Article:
Thursday, April 10, 2008

Does 'Profanity' offend?

What is the point of profanity? I suppose swearing has always been part of my life because its fairly common in both agricultural and sporting environments. I've never been a habitual offender myself, because my parents rarely swore, nor does Mrs D - so none of our children do. I've been trying to cut it out altogether since an unfortunate experience before the last Assembly Election, when I telephoned Brynle Williams in a state of high agitation, and let fly - not knowing that David Cameron and Cheryl Gillan were in his car and the 'open mike' was on. I've never been able to look Cheryl in the eye without a twinge of embarrassment ever since.

But profanity doesn't offend me either, though I've no time for public performers who use swearing as a form of humour. One of the best speeches I ever heard was by the great Welsh ex-captain and coach, Clive Rowlands, at a dinner in the Coal Exchange in Cardiff. The dinner was to honour the Pontypool Front Row, and he was following the great but 'colourful' Bobby Windsor, and a lot of other 'colour' as well. Clive brought the house down, without a single swear word in a brilliantly funny 30 minute speech. A very special man.

Anyway, this 'taking offence' at profanity is something of an issue in the village of Lunt, where a prospective Conservative councillor is trying to get the name changed, because vandals are changing one letter on the village signs. I wouldn't mind being in attendance when the Parish Council discuss this issue. It seems that the alternative name suggested is Launt. Well, I suggest they consider how French tourists would pronounce this if the resident vandal just added an apostrophe after the 'La'. This need to be aware of translation occurs to me because Mrs D tells me this particularly offensive word, when translated into Spanish is entirely inoffensive. She used to attend Spanish classes in Cardiff, and her tutor assured the rather shocked class that it was a rather endearing word that his respectable granny would use freely back home in Spain. I should also add for the benefit of all those of you who are travelling to South America, that the Spanish translation of the word 'wallet' means the same as the word causing such a problem in Lunt, and is even more offensive. It also occurs to me that its fortunate that Lunt is in Merseyside and not in Buckinghamshire. The Parish Council would be in an awful tiss.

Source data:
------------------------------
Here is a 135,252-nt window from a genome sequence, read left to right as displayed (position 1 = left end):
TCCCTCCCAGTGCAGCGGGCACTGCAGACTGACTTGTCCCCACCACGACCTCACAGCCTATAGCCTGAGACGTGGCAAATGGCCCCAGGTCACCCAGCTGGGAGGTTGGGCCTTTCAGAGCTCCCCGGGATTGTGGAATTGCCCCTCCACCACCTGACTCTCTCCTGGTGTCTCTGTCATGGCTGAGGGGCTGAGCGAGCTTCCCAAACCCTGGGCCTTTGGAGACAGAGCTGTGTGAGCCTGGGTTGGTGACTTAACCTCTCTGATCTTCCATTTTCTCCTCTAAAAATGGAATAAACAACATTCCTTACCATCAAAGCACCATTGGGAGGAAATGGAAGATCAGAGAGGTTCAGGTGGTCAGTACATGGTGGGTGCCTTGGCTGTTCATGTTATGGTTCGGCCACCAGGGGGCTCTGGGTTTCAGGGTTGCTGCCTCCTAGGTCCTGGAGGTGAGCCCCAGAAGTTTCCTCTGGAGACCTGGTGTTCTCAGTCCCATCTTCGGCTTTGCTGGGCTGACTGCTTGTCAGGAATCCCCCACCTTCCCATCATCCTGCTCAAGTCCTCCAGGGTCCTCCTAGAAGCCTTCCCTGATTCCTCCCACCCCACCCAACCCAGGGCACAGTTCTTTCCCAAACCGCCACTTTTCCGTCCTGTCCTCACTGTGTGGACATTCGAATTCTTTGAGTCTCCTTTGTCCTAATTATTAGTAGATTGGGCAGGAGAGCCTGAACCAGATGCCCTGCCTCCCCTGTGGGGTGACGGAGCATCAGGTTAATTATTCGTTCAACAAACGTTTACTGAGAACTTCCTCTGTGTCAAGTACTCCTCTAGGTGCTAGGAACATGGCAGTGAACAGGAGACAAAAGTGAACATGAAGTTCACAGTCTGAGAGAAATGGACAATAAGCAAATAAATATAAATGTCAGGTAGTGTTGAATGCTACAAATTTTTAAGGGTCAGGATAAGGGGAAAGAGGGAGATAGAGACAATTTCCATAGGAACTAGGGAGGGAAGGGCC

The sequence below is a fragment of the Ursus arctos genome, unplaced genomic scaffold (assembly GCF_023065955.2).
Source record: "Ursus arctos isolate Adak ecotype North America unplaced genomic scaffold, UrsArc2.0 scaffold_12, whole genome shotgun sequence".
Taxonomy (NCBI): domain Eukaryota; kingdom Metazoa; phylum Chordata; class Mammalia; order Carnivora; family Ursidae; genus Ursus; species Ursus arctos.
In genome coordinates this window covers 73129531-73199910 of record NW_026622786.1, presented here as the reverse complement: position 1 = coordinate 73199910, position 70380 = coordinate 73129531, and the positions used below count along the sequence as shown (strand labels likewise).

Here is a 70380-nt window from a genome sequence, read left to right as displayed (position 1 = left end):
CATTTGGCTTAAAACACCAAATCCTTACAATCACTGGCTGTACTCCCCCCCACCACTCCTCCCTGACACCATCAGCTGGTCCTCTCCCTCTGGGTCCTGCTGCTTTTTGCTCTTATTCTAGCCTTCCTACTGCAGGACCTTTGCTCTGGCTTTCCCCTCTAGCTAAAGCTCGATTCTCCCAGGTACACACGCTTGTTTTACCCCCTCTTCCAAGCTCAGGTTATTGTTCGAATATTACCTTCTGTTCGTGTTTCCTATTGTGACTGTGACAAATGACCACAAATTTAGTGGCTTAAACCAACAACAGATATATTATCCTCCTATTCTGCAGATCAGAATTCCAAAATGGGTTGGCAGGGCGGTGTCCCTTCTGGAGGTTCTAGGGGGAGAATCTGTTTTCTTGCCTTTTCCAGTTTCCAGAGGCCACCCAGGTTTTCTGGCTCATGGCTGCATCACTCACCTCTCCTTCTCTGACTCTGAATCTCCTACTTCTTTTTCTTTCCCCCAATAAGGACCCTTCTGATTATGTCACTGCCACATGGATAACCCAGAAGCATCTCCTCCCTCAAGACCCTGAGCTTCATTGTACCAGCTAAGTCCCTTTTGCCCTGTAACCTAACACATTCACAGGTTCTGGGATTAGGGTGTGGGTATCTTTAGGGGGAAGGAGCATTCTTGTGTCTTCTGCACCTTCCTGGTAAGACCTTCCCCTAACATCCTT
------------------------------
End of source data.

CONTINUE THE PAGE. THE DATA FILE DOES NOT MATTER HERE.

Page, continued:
6 comments:

Left Field said...

Talking of vandalised signs, it amused me a couple of years back when someone added two beautifully printed 'S's to the sign for the village of Pant.

My favourite though are the warning sign for cows near the Brecon Bypass. On the eastbound sign someone has done a speech bubble and the word "moo." On the westbound sign, I thought they had done the same, so I was tickled to see that it says "Quack". Bilingualism, I guess!

Unixman said...

I remember a chap -sadly long dead now - who was ordained but worked up at the Orthopaedic in Gobowen. He swore like a trooper but never ever blasphemed ....

Glyn Davies said...

Left Field - Something to do with BSE perhaps. A cow came to Wales, caught Mad Cow Disease and went home thinking it was a duck.

Unixman - and I know a farmer who's a serial curser, who became Chairman of his local Council. He represented his Council at an airshow and had to report back. He spoke for 5 minutes without a blemish but lost it at the death. The airshow ended with a 'loop the loop' manouvre which he described as two planes going around in a circles "up each other's ar**s. Laughter convulsion followed.

Anonymous said...

think of Lunt, wonder how the opposition is?

eric said...

the towns of Gimpie in australia is worth a visit and three cocks in breconshire is a cracking place.

Glyn Davies said...

Eric - I know Three Cocks well. It used to be represented on the Council by a renowned man of the cloth.